Mark Savolis ’77, head of archives and special collections at the library, says that the Fatherless Children items are not only unique on their own, but also because they represent the premier art collection of the College.

Most of the work of the archives and special collections departments’ is devoted to Holy Cross records and a retrospective cataloging of things that have long been in storage at the College. But when the two departments were combined in 2000, one of the goals was to redouble efforts to show off the College’s collections.

“We decided to create a new gallery,” explains Savolis, “on the second floor of the library.”

Previous exhibits have concerned Holy Cross history—from the construction of campus buildings, to graduates who served in World War II. The “Their Book” exhibit is an artifact of a world well away from the College but with thematic ties to its fundamental mission to guide its students to use their education—in whatever discipline and perspective—to help others and better society.

The exhibit, which opened in September, will run through the end of the spring semester. Fifty-seven pieces from the catalog are displayed, a rare showing of items that have only been seen a handful of times. In 1921, “Their Book” was displayed at the Library of Congress, the American Art Gallery in New York, the Boston Public Library and the Widener Library at Harvard University–all to raise awareness of the exhibit and the fund-raising intention behind it. After Johnson bought the collection, it stayed in her possession until she donated it to Holy Cross. It was not displayed again until 1955, when the College loaned it to the Worcester Art Museum.

According to Lois Hamill, assistant archivist and special collections librarian, she and Savolis—along with staff and work-study students—chose which items to display, with each person answering questions such as, “What’s interesting? Who have you heard of? What catches your eye?”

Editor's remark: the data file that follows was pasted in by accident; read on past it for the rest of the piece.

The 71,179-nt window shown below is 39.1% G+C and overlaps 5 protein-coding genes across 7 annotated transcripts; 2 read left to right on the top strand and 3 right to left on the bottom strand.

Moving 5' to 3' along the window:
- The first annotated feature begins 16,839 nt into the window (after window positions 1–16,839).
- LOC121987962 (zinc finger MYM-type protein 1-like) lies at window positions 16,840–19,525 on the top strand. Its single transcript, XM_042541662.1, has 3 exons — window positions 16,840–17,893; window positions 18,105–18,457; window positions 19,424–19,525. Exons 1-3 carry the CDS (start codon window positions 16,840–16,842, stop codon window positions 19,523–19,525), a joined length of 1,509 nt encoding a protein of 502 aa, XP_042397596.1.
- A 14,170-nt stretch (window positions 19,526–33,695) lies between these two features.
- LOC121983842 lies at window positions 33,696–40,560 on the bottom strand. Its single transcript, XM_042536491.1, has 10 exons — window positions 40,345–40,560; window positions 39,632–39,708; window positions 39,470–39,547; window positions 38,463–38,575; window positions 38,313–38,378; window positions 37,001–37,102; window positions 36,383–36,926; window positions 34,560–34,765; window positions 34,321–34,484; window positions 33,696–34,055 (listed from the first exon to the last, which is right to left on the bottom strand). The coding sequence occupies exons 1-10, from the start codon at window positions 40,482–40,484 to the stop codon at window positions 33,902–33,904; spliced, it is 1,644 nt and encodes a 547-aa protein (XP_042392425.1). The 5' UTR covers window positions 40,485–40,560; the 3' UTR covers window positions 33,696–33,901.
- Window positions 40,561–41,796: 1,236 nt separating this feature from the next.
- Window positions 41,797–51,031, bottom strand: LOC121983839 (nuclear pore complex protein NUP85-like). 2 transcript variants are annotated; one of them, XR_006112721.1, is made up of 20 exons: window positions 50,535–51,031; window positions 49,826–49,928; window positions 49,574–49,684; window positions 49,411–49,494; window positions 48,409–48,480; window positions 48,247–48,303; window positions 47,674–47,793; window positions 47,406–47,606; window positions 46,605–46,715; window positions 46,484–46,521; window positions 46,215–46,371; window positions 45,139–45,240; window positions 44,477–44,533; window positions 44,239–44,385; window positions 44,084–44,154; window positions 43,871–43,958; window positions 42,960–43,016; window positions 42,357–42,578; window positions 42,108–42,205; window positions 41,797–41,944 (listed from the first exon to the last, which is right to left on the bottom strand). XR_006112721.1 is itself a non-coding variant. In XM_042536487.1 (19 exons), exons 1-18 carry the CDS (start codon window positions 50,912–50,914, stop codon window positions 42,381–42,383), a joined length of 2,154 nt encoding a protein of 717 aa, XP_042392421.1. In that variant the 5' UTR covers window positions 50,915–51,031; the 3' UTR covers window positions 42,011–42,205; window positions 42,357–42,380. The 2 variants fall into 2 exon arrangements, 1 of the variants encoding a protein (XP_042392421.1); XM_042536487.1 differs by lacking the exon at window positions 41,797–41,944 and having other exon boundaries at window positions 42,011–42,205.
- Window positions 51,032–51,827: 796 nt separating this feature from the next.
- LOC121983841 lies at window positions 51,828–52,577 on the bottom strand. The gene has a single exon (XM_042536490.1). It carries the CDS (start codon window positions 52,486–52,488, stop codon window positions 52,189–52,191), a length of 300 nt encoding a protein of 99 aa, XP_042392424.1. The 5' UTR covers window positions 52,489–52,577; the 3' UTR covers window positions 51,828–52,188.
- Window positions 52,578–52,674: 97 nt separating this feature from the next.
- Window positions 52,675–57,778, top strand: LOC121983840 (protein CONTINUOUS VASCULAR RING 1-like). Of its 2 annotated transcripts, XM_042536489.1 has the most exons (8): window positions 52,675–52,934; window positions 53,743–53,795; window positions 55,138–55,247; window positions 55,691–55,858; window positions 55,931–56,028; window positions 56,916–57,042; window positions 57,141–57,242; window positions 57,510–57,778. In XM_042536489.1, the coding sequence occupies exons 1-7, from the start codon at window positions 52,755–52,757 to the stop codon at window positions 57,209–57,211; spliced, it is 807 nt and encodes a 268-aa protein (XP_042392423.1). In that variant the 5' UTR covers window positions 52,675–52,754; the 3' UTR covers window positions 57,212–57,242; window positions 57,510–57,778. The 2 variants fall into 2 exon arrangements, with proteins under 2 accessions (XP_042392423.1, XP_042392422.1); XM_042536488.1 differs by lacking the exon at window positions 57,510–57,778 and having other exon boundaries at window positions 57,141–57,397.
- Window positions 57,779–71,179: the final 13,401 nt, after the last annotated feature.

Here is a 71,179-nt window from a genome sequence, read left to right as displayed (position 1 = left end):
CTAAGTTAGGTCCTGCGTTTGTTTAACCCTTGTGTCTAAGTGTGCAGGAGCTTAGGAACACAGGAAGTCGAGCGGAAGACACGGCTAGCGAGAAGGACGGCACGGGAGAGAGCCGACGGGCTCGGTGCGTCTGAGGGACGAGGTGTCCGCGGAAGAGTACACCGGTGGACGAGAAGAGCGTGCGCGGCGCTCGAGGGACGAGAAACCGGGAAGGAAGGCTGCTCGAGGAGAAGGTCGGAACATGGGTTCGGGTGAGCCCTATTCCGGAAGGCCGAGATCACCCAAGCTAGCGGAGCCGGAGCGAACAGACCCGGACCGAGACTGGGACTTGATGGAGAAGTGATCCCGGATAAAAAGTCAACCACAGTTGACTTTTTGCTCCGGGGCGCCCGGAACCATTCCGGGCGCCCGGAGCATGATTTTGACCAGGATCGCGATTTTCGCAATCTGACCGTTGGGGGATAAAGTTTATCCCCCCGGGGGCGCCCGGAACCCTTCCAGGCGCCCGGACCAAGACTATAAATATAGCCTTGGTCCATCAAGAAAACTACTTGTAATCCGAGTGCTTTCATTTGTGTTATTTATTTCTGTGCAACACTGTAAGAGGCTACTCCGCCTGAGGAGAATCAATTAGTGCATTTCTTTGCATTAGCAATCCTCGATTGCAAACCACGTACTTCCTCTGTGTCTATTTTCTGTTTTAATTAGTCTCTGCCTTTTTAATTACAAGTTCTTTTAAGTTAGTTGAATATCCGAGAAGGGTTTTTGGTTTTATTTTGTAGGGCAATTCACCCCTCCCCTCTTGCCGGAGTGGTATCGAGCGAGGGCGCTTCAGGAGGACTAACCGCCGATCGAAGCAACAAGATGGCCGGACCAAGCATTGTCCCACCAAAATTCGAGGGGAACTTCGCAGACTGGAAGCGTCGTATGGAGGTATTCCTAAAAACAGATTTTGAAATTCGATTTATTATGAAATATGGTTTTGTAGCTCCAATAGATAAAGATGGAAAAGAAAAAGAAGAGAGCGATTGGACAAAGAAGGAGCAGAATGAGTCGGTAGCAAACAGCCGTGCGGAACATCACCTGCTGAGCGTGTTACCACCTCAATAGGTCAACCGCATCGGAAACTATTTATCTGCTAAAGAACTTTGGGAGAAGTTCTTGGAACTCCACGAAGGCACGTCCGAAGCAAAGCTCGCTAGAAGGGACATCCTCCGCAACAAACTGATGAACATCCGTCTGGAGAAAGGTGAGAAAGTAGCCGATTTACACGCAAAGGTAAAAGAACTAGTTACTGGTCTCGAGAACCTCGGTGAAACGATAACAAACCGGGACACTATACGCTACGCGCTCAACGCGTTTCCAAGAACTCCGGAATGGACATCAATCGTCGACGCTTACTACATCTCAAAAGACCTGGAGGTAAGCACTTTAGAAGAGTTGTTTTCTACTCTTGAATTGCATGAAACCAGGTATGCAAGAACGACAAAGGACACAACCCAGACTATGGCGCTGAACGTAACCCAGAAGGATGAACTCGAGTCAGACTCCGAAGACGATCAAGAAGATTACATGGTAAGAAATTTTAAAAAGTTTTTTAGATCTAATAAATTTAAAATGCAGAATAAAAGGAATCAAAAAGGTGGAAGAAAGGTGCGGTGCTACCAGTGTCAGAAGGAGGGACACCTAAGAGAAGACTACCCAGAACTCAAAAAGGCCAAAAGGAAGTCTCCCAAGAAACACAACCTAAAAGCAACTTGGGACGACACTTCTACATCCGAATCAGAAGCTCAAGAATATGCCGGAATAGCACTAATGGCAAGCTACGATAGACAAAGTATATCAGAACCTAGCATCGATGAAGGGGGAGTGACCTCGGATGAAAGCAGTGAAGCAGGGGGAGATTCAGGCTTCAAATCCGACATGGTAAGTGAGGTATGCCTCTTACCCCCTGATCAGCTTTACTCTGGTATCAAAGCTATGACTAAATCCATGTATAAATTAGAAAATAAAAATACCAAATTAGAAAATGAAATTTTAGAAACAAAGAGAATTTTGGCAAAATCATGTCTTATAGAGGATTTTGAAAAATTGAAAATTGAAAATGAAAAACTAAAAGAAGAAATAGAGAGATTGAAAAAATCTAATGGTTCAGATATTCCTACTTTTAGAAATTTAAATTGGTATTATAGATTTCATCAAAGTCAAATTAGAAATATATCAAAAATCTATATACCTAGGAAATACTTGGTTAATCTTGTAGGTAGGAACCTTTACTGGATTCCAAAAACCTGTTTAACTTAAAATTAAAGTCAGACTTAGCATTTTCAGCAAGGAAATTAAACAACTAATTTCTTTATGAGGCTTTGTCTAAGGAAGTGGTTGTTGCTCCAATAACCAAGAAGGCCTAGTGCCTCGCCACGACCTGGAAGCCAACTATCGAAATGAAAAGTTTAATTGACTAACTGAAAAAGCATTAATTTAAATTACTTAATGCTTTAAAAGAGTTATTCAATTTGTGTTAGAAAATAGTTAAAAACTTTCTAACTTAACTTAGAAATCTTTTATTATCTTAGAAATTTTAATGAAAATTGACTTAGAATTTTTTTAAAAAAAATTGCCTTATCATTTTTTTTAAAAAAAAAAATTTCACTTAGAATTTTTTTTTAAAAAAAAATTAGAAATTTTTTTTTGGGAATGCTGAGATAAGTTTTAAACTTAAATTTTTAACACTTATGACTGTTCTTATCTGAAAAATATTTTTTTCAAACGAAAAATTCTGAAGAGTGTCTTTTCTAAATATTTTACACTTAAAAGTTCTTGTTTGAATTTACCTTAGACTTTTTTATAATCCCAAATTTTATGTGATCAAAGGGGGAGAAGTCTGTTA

“Since the show is such a testament to the liberal arts,” says Hamill, “we looked for balance, picking from all the categories.”

The responses so far are as broad-based as the collection, with English, history and art faculty and students all visiting the exhibit, drawn by different pieces.

“When people take the extra flight up the stairs in the library to compliment the exhibit,” says Savolis, “you know they like it. Many are connecting with famous names, such as John Singer Sargent or John Philip Sousa—individuals whom students have studied. It’s often a thrill when they realize that there’s an original work of these artists up on the wall right here in the library.”

Visual Arts Professor Virginia Raguin plans to take the students from her “Introduction to Art” class to the exhibit—not only to expose them to some great works of art, but also to introduce them to the idea of an exhibition, a collection of pieces put together with a particular intent.

“The students’ final project will be to sketch out what they think is an ideal exhibition,” says Raguin. “Why do people group things in a certain manner? What’s the intention? How might they take an idea they care about and bring it across?”